AET Cheong Cheung, fluent in Mandarin and Cantonese, negotiates with a ship OTAGO wants to board.
The satisfaction of catching wrongdoers at sea is one of the high points for Able Electronics Technician Cheong Cheung.
AET Cheung’s skill as an interpreter was vital during the Operation CALYPSO interceptions. Most fishing vessels in Melanesian and Micronesian waters would have Chinese or Taiwanese crews, with a Chinese captains.
Fluent in Mandarin and Cantonese, AET Cheung would be called to the bridge if the initial radio calls to the ship received no response. “When we’re in range, we radio the ship in English, but if we get no response, I come in.” That scenario played out in nearly every case, with AET Cheung explaining to the fishing vessel’s captain what OTAGO wanted to do.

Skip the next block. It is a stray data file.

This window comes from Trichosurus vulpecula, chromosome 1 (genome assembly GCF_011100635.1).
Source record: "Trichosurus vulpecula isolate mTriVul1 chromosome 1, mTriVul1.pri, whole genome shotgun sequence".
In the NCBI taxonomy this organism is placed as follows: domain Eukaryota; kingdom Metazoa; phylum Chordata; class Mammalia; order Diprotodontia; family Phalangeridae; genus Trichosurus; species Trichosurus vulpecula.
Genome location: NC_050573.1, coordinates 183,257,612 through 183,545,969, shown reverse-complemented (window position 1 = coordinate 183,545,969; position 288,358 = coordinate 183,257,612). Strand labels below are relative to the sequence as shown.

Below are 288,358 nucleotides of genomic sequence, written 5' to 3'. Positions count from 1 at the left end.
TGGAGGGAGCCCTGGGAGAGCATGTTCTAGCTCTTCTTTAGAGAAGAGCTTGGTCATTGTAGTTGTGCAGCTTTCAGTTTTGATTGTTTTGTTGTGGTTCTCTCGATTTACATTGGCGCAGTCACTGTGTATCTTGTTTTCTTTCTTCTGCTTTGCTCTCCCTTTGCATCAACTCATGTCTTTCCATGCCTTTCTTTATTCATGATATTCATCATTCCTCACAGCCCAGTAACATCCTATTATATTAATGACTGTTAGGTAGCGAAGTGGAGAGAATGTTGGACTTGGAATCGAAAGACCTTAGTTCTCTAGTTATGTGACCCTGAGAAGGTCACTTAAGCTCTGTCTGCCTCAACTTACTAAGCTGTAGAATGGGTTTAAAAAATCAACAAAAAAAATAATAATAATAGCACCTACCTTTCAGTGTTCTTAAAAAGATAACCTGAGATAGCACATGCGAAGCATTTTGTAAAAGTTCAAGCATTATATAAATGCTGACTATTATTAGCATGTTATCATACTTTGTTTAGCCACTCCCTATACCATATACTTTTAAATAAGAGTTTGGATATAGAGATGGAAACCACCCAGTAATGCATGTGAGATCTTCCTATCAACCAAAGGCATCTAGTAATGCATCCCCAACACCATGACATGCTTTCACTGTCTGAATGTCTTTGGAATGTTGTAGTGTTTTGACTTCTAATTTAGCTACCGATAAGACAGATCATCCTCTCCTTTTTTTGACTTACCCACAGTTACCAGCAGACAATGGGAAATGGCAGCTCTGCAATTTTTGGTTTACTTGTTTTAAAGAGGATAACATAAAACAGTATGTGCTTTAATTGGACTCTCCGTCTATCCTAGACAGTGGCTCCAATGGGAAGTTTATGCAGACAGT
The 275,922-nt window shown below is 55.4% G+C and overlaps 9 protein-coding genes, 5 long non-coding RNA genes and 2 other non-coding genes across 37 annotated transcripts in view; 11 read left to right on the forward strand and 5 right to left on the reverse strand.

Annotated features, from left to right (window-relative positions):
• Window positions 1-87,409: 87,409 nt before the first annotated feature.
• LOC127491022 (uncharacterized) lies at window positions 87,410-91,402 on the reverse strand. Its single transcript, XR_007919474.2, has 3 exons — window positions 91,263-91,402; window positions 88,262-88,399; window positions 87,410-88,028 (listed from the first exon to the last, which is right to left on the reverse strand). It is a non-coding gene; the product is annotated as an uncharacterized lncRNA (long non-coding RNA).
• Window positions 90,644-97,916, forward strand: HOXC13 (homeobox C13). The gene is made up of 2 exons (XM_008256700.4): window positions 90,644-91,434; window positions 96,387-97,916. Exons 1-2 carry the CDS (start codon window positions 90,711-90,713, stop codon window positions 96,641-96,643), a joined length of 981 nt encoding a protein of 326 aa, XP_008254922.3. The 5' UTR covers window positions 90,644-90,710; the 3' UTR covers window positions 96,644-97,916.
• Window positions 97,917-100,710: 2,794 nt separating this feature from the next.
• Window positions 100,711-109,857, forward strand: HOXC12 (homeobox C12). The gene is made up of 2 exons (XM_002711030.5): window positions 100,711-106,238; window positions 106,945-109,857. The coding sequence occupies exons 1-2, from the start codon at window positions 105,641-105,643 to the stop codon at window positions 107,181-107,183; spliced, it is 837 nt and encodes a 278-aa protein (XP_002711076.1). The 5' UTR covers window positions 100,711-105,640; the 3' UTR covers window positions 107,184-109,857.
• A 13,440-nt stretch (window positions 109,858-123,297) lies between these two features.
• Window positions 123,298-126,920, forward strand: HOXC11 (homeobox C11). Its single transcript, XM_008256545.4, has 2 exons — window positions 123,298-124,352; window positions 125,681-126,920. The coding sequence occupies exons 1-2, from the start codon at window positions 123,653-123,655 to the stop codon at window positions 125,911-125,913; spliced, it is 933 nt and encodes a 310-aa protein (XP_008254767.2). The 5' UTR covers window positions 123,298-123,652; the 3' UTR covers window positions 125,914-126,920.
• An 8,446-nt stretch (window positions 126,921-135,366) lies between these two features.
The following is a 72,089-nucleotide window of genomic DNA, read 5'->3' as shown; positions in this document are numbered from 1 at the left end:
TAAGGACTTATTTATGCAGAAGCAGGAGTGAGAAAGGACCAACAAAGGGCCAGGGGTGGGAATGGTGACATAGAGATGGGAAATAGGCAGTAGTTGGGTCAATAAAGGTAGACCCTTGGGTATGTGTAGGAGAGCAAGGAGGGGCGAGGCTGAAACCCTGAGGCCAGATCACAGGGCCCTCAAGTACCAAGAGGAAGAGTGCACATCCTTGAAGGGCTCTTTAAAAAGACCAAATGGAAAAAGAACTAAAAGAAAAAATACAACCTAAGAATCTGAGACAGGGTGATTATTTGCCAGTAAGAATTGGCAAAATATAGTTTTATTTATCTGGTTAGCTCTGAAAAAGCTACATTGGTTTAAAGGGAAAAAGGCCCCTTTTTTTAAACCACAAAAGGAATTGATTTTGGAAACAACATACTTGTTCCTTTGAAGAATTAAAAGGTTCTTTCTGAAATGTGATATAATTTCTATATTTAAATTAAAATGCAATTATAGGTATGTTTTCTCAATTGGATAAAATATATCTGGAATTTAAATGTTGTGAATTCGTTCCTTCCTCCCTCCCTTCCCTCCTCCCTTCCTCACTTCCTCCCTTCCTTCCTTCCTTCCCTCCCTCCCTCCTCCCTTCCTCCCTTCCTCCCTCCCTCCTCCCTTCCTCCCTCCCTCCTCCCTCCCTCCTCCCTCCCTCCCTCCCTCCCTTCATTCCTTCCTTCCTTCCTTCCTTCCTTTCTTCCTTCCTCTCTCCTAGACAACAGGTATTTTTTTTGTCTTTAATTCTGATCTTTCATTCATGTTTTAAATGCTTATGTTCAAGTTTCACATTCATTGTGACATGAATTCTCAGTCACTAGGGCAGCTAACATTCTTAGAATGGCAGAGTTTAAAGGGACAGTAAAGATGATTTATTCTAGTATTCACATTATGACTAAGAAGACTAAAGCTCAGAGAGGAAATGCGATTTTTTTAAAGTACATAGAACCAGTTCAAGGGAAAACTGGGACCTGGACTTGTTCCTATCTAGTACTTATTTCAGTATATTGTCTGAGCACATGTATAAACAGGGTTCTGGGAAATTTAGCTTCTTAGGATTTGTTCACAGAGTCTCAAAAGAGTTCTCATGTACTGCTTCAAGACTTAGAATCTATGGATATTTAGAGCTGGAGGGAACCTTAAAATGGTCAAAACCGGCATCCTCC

AET Cheung would then join the boarding party to head over to the vessel, and introduce the ship’s captain to the Ministry for Primary Industry officials. He says the captain would often be reluctant to stop work, but his crew appeared to welcome the break as the boarding party went about their business.
He says the boarding parties got more practiced throughout the operation. “The first one took two hours, but when we got the hang of it, we would do the inspections in 30 to 45 minutes.”
He says it is very satisfying to catch illegal fishers. “If we find the evidence, it’s like, yes! We’ve got you.”
AET Cheung’s family came to New Zealand in 1996, and he joined the Navy five years ago. This is his second Operation CALYPSO deployment, the previous being on HMNZS WELLINGTON. “I like to travel, and the Navy goes everywhere,” he says.